“Will I ever go sailing again?” cried Sally’s brother, “I want the lake to be blue and breezy.” While Jeffrey thought of winds and sails, Sally took Sherlock to the frozen lake. She put on her skates and attached a leash to Sherlock’s collar. The dog ran and Sally glided behind him. She sailed all around the lake.
September came. The sky was blue. The air was fresh. The snow stayed.
“What are we going to do?” everyone moaned. “We used to go camping and have picnics.” While everyone wandered what to do, Sally set up the pup tent and crawled inside with Sherlock. After a short nap, they dined on a lunch of cheese sandwiches and chocolate milk. “It’s true,” she said, “Things taste better when you eat them outside.”
October came. The sky was blue. The air was fresh. The snow stayed.
“How can we have Halloween?” everyone cried. Pumpkins don’t grow in snow!” While everyone hung plastic decorations, Sally and Sherlock carved jack-o-lanterns in chunks of ice. Sally strung orange lights behind their chiseled faces. They created an eerie glow and a Halloween masterpiece.
November came. The sky was blue. The air was fresh. The snow stayed.
“This snow must go!” everyone yelled. “Call the weatherman! Call the Prime Minister! We are tired of looking at it!” While everyone growled about the snow, Sally cross-country skied with Sherlock over the trail. They looked at the blue sky. They looked at the green trees. They looked at animal tracks in the snow. They saw so many things on the trail.
December came. The sky was blue. The air was fresh. The snow stayed.
“Snow,” everyone said. “At least we will have a white Christmas.” While everyone prepared for the holiday, Sally and Sherlock made snow angels and snow dog angels all over the yard. They decorated the trees and made wreaths for the snow family in the garden. It was a merry display.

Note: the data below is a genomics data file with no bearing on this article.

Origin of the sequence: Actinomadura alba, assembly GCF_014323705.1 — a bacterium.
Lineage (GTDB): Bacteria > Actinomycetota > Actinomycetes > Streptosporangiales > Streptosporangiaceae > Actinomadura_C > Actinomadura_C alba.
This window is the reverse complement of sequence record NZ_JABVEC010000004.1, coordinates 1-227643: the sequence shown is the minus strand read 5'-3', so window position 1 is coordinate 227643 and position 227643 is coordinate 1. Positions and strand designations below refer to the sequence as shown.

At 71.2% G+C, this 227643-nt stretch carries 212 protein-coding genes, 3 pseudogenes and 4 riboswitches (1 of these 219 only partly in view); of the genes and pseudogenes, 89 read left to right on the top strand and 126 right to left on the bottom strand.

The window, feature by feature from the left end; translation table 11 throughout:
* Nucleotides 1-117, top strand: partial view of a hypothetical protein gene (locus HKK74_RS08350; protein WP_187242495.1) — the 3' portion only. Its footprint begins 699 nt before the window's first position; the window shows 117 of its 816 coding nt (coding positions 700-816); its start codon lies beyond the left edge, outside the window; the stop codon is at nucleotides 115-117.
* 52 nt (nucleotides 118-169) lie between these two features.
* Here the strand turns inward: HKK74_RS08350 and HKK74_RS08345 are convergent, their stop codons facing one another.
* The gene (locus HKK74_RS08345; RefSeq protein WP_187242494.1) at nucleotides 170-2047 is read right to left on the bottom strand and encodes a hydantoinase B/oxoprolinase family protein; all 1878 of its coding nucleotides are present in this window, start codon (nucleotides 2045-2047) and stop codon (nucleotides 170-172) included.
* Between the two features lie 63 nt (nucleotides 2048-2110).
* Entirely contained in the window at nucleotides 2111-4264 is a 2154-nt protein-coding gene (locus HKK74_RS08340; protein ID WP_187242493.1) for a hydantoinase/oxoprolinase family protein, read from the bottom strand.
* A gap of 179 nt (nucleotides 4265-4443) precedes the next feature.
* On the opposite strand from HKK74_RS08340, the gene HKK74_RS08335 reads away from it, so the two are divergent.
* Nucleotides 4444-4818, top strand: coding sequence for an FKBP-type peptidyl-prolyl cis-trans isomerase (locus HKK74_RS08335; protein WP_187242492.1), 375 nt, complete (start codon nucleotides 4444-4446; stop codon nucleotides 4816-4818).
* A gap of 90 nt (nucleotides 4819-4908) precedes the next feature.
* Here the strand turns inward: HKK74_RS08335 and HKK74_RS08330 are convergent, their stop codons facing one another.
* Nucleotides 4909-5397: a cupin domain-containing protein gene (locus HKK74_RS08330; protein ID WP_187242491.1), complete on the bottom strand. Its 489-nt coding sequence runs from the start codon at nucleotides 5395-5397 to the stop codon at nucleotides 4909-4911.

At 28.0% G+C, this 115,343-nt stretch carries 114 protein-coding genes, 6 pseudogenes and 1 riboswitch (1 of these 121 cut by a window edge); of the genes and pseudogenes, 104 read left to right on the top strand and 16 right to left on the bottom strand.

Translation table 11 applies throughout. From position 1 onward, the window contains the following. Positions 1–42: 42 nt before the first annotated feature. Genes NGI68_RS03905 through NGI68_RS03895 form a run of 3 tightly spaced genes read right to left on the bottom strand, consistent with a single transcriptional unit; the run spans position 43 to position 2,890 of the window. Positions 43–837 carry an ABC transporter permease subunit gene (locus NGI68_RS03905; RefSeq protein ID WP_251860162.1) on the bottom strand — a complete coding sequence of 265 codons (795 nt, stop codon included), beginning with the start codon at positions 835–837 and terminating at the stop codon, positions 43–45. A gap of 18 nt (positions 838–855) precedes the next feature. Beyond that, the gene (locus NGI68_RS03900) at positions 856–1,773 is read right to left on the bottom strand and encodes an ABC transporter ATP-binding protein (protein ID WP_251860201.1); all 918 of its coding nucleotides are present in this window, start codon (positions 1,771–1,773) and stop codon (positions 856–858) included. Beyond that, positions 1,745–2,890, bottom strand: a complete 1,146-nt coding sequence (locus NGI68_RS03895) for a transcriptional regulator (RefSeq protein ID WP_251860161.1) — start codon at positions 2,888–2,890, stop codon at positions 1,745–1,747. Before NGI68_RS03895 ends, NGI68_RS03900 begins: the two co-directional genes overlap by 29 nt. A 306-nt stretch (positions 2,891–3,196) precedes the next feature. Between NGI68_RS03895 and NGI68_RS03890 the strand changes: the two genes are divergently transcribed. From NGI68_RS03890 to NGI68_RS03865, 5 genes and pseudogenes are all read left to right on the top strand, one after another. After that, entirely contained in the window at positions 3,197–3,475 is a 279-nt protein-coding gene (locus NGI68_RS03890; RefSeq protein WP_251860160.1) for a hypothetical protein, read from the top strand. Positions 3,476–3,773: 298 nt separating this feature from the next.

January came. The sky was blue. The air was fresh. The snow stayed.
“Maybe, you should stop waiting,” said Sally.
“What do you mean?” her family asked.
“All you ever do is wait and wait and wait,” she said. “What if the snow never goes? Are you going to wait forever?”
. . . Forever, her family realized, was an awful long time.
Suddenly, coats and hats and mittens and scarves were tossed about while they scrambled to get into their winter clothes. Feet were slipped into fuzzy socks then pushed into boots and stomped into place. When they were all ready, Sally and Sherlock gathered the snow racers on the hill. Everyone spent the day racing down and running up. It was a major winter event.
February came. The sky was blue. The air was fresh. The snow stayed.
Sally and Sherlock skied the trail with mom. They explored the city of tunnels with dad, played snow Frisbee with Jillian and went sailing on the frozen lake with Jeffrey. Before they knew it, the month was over.
March came. The sky was blue. The air was fresh. Outside, Sally could hear the trickling sound of melting snow. “Well,” she said, “it couldn’t have happened at a better time. My snowsuit is getting too small.”
Although this story was a finalist in a writing for Children competition and has been edited many times, it never found a publisher so The Bitch has decided to publish it here. It seemed like a good metaphor for COVID. These days the bitch is almost as old as her complaining relatives were. She has less patience with the whiners so doesn’t listen as much as she probably should. She still pulls on her snow pants, her boots with cleats and a pair sheepskin mittens and walks in the winter and waits every year for those ideal conditions so that she and The Doc can put on their skates and glide around the lake.
Thanks for reading
Photo: Jenn Stone